This is five star entertainment that continues to improve and impress.
Winter has arrived along with plenty of SPOILERS below.
This season followed the trend of a great penultimate episode spectacle that then concentrates on character development for the final episode. Somehow this episode without the epic battle is just as jaw dropping.
The longest ever episode needs this running time that flies by as so much happens. The opening Kings Landing sequence maybe the best thing the series has ever done.
The real hero of the episode is the music creating an unbeatable tension and a driving momentum. This is especially effective as a prophecy fulfilling Cersei (Lena Headey) wipes out half the cast list.
Pycelle (Julian Glover) is furst on Cersei’s death list then Lancel as he fails to prevent the wildfire devastation to Margaery (Natalie Dormer), Loras (Finn Jones) and the High Sparrow (Jonathan Pyrce). This destruction of the high sept is delayed long enough to see broken Loras succumb to the high sparrow and be branded in a brutal close up further enhanced by the pace of the music.
This is a disappointing end to the future of the Tyrell house especially Margery as although she sees it coming she does not have a concealed trick underneath her sleeve, she proves to be nowhere near as efficient at scheming as the ruthless Cersei.
Cersei’s heartless approach is cemented as she lays her final child to rest in unceremonious fashion. The music and single shot as Tommen commits suicide is an expertly crafted cinematic scene as he walks off frame to then reappear and calmly walk out the window. So many deaths in such a short space of time even for this show.
Again the music reaches a defining crescendo as Cersei is proclaimed Queen fulfilling her prophecy under the watchful eye of her brother Jamie (Nikolaj Coster-Waldau). I think the redeemed Kingslayer who has transformed into a fan favourite may find himself at odds with the new monarch in the next season.
Before this Jamie is seen demeaning the despicable Frey (David Bradley) with a brief appearance from the entertaining Bronn (Jerome Flynn). The music suggests every scene to carry such weight in that there was almost a reverse red wedding brewing but Walder Frey’s eventual demise is much more fitting.
Walder Frey is another name ticked of Arya’s (Maisie Williams) list is violent fashion as she utilises her newly acquired assassination skills back in Westeros. That is 2 episodes in a row the show has a allowed a deserving character to get their overdue comeuppance- we are truly being spoilt. I was hoping to see Arya return to Winterfell but her triumphant dispatching of Frey was a great season close for the character.
For me the most dramatic character showdown was the popular and ever honourable Ser Davos (Liam Cunnigham) driven to tears as he confronts the red woman (Carice Van Houten) over the burning of Stannis’s daughter Shereen. The onion knight’s emotional confrontation is long overdue as his relationship with the young girl was executed perfectly in previous seasons so the emotional heft of this scene was chilling.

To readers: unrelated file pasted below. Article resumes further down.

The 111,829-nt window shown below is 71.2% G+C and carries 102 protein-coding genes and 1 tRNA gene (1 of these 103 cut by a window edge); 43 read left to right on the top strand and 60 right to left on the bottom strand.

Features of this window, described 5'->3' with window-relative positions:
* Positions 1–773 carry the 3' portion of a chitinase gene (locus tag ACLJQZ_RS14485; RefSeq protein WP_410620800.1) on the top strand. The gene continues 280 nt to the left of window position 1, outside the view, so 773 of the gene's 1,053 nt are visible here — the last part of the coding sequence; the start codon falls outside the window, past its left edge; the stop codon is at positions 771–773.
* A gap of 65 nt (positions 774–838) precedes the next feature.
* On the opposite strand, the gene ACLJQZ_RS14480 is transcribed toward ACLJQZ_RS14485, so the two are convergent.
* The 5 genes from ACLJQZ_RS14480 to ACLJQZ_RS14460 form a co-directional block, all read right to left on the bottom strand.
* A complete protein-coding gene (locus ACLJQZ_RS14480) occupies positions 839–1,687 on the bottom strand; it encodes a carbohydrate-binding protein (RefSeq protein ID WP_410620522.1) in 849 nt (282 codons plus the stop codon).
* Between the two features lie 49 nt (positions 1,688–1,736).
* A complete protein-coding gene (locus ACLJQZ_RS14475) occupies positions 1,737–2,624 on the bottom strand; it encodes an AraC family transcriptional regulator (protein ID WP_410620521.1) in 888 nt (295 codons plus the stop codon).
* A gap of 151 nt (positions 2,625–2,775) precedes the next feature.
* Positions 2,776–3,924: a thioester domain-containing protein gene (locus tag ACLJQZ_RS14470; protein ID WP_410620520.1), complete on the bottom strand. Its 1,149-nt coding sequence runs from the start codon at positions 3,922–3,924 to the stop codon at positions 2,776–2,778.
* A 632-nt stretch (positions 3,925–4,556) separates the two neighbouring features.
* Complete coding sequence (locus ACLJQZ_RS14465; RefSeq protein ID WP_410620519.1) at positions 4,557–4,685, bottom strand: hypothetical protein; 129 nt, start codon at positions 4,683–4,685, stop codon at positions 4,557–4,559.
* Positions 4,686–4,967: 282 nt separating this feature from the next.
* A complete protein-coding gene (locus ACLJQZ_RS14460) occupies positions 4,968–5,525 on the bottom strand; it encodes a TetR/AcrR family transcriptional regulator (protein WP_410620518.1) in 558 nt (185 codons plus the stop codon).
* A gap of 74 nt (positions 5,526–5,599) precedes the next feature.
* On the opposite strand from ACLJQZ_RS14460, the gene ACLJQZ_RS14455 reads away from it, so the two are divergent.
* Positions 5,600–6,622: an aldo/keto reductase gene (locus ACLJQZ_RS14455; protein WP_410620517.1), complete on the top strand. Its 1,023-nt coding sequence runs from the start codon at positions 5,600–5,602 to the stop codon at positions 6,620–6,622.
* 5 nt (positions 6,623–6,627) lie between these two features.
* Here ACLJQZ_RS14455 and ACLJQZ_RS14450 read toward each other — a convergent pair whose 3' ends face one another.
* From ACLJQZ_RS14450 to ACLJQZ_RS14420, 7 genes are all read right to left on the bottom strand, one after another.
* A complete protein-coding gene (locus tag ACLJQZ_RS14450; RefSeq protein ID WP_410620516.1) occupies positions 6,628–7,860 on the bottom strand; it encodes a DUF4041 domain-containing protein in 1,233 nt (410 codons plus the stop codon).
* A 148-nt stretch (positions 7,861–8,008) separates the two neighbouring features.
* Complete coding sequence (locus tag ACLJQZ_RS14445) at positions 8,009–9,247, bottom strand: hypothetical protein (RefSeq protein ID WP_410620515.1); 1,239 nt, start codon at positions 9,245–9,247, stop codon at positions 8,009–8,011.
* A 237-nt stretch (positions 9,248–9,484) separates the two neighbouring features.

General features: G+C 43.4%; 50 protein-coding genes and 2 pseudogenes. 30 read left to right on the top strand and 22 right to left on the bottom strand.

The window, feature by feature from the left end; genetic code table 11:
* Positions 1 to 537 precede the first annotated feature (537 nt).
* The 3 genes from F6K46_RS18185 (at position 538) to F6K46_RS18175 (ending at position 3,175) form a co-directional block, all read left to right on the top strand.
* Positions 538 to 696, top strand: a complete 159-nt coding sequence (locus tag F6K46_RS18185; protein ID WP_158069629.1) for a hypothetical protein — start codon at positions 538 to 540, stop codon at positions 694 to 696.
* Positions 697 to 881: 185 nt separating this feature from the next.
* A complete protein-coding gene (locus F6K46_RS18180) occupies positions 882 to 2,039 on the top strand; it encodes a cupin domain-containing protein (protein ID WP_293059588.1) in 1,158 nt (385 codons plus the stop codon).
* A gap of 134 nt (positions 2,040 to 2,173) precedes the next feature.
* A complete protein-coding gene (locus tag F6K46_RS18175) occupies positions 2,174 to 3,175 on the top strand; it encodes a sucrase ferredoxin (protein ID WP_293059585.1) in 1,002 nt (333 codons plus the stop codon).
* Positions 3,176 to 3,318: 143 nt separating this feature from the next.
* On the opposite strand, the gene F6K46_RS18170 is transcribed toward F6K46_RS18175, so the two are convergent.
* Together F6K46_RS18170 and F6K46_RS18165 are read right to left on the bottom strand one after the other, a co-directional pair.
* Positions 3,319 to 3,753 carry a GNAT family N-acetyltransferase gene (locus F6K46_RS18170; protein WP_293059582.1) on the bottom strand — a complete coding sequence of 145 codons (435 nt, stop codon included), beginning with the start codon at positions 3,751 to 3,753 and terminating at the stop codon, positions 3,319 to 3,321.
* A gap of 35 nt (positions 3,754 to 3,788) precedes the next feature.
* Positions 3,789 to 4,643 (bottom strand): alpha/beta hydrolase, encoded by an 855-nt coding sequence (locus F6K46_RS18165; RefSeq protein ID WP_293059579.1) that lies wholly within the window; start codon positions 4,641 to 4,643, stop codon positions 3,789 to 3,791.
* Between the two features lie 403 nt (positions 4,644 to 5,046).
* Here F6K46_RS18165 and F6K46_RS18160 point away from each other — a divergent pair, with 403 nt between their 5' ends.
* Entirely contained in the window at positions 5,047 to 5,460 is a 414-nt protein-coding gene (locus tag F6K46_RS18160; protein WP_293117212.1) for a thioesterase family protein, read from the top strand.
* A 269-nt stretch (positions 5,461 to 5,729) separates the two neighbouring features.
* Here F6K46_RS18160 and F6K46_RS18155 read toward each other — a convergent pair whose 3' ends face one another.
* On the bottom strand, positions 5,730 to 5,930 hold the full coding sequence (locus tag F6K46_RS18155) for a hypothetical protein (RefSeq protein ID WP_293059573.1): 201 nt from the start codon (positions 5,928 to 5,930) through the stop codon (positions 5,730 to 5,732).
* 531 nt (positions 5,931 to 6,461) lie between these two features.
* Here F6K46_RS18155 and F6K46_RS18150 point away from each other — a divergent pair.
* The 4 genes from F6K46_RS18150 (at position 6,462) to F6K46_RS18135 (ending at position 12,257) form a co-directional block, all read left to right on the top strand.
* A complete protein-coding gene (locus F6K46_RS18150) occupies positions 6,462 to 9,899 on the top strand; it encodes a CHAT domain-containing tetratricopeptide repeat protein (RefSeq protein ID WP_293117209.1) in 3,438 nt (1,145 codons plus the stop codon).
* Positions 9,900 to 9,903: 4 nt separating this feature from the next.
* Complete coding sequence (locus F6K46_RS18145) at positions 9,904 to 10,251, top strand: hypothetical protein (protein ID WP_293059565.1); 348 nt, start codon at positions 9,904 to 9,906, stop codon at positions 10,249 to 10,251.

The sombre Jon Snow (Kit Harrington) allows the red woman to leave but promises her retribution if she is ever seen in the north again. Jon Snow is allowed a lighter moment with Sansa (Sophie Turner) as their father’s glum prophecy is confirmed as winter has officially arrived.
But thanks to Bran (Isaac Hempstead Wright) fitting into the role of the three eyed-raven it is finally all but confirmed Jon Snow is a Targarygen and the son of Ned’s sister. In probably the best bit of acting in the episode a baby manages to capture the middle distance stare of Jon Snow as the scene seamlessly swaps onto the grown up Jon Snow holding a meeting with all the Lords of The North. This scene is again stolen by the young leader of house Mormont who rallies the North to sensibly proclaim Jon Snow King in the North.
In a quieter moment Littlefinger finally reveals his dream of sitting on the Iron Throne to Sansa and he looks on with caution as Jon is recognised as King in the North; I am sure this tentative relationship will take some interesting turns in the future series.
The brief scene of Sam (John Bradley) arriving in the library of Oldtown provides the episodes light relief as he exclaims ‘life is a bit irregular’ to a grumpy maester. This lighter touch fits well within the episode highlighting how well the series deals with tonal shifts as it quickly returns to big scenes of seismic development
So now to Daenerys (Emilia Clarke) who again ends the series on a big moment of spectacle as she is finally sailing for Westeros after 6 seasons of building to her destiny and the music is fittingly triumphant. Firstly she must leave behind her loyal lover on the advice of her newly named hand of the queen Tyrion Lannister (Peter Dinklage). A lovely moment for the fan favourite who has finally found his place and sense of belief.
The only possible gripe I have with the episode is standing behind Daenerys on her ship, after a brief acknowledgement of the Greyjoys, is Varys (Conelth Hill) who was in Dorne earlier in the episode scheming with Olenna Tyrell (Diana Rigg) and the sandsnakes. Varys must have borrowed Littelfinger’s jetpack to move around this fictional land so quickly. Hopefully the sand snakes might actually do something exciting in the next season as well.
The closing landscape of the fleet moving towards Westeros under the shadow of the three dragons is an exciting prospect as the Game of Thrones chessboard has been well and truly been reset.
This has been an amazing season that has excelled moving beyond the books and learnt from previous mistakes. This is undoubtedly the best thing on TV and an emotionally gruelling spectacle.